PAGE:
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Cablegate: Staffdel Ahuja Briefed On Humanitarian Situation

VZCZCXRO7707
OO RUEHBI
DE RUEHLM #1163/01 3660628
ZNR UUUUU ZZH
O 310628Z DEC 08 ZDS ZUI RUEHSD #0177
FM AMEMBASSY COLOMBO
TO RUEHC/SECSTATE WASHDC IMMEDIATE 9094
INFO RUEHKA/AMEMBASSY DHAKA PRIORITY 1201
RUEHIL/AMEMBASSY ISLAMABAD PRIORITY 8200
RUEHKT/AMEMBASSY KATHMANDU PRIORITY 6416
RUEHLO/AMEMBASSY LONDON PRIORITY 4620
RUEHNE/AMEMBASSY NEW DELHI PRIORITY 2479
RUEHNY/AMEMBASSY OSLO PRIORITY 4575
RUEHKO/AMEMBASSY TOKYO PRIORITY 3681
RUEHCG/AMCONSUL CHENNAI PRIORITY 8843
RUEHBI/AMCONSUL MUMBAI PRIORITY 6228
RUEHON/AMCONSUL TORONTO PRIORITY 0802
RUEHGV/USMISSION GENEVA PRIORITY 3071
RHHMUNA/HQ USPACOM HONOLULU HI PRIORITY
RHEFDIA/DIA WASHINGTON DC PRIORITY
RHEHAAA/NATIONAL SECURITY COUNCIL WASHINGTON DC PRIORITY
RUEHBS/USEU BRUSSELS PRIORITY

UNCLAS SECTION 01 OF 03 COLOMBO 001163

C O R R E C T E C COPY - CAPTION ADDED

SENSITIVE

SIPDIS

DEPARTMENT FOR SCA/INS

E.O. 12958: N/A
TAGS: PGOV PREL PTER PHUM MOPS CE
SUBJECT: STAFFDEL AHUJA BRIEFED ON HUMANITARIAN SITUATION
IN THE NORTH AND PROGRESS ON CHILD SOLDIERS

Ref: (A) Colombo 1102, (B) Colombo 1071, (C) Colombo 985

COLOMBO 00001163 001.2 OF 003

1. (U) SUMMARY: During her December 11-16 visit, House Foreign
Affairs Committee (HFAC) staff member Jasmeet Ahuja met with
Government of Sri Lanka, NGO, UN, and international organization
representatives to assess the humanitarian situation in the North.
Humanitarian access issues for the UN and NGOs remain a serious
concern. Through UN and GSL convoys into the North, the basic food
needs of internally displaced persons (IDPs) are being met, but the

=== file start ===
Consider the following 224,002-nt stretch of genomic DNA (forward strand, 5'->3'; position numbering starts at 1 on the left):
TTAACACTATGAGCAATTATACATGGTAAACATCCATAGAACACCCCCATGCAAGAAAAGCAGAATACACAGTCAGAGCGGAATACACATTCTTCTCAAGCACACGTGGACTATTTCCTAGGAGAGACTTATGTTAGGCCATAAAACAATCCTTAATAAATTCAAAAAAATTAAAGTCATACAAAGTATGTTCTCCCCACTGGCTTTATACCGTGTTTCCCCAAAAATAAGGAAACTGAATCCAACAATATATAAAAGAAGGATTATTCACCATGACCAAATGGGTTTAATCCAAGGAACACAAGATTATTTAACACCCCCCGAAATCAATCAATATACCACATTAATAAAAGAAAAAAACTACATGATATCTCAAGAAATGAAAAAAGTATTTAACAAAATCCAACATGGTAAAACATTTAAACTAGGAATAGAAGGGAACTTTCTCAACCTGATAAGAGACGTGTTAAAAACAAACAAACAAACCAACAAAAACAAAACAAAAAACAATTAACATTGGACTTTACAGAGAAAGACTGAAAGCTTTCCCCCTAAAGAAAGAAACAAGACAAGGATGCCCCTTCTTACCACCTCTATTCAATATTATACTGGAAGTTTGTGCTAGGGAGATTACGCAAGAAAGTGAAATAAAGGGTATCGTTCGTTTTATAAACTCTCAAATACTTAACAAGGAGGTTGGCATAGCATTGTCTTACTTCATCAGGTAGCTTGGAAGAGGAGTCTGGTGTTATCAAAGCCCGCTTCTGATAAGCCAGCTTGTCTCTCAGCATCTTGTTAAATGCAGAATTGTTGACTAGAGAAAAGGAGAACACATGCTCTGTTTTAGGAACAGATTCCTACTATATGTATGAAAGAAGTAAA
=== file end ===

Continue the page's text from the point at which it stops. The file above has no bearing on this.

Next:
delivery of non-food relief items is being hampered by the GSL. A
recent agreement with the GSL to utilize the remaining NGO local
staff in the Vanni to deliver and monitor humanitarian assistance is
a small step in the right direction; however, the GSL continues its
negative approach to NGOs through taxation, visa restrictions and
public criticism. During a trip to Vavuniya, Ahuja was briefed on
high levels of paramilitary violence and visited a makeshift IDP
camp. In Colombo, GSL officials assured Ahuja that the TMVP would
follow through on their pledges to give up the use of child soldiers
completely.
End Summary


Government Pressure Mounts on NGOs
----------------------------------

2. (SBU) On December 11, NGO representative briefed HFAC staffer
Jasmeet Ahuja on humanitarian issues in the North and the increasing
pressure the government is placing on their operations. NGO
representatives explained how their quick exit from the Vanni
following a Ministry of Defense directive had forced them to leave
behind equipment. The government and nationalist media outlets have
spun this as a concerted effort by the NGOs to assist the LTTE. NGO
reps reported that rather than forcing them to leave the country and
then incurring bad publicity the government was engaged in a more
subtle effort to impede and undermine their work in the country. As
an example, one NGO reported that the government had attempted to
withdraw money from their bank account without their prior approval
to pay back taxes. (Note: We are investigating these reports and
the legal grounds for such moves and will likely raise it with the
government at the next CCHA meeting in January. End Note)
Ambassador sympathized with the NGO representatives and encouraged
those present to be more proactive with public outreach campaigns,
suggesting that most Sri Lankans were unaware of the considerable
amount of NGO work that is done outside the conflict-affected North
and East.

3. (SBU) Despite tension at the national level, NGO representatives
praised the low-profile but effective collaboration between their
Vanni-resident local staff - now known officially as "volunteers" -
and the two Government Agents (GAs) in Kilinochchi and Mullaitivu,
districts that are still at least partially under LTTE control. In
September, when expatriate NGO and UN staff were ordered out of the
Vanni, only non-Vanni resident Sri Lankan staff members were allowed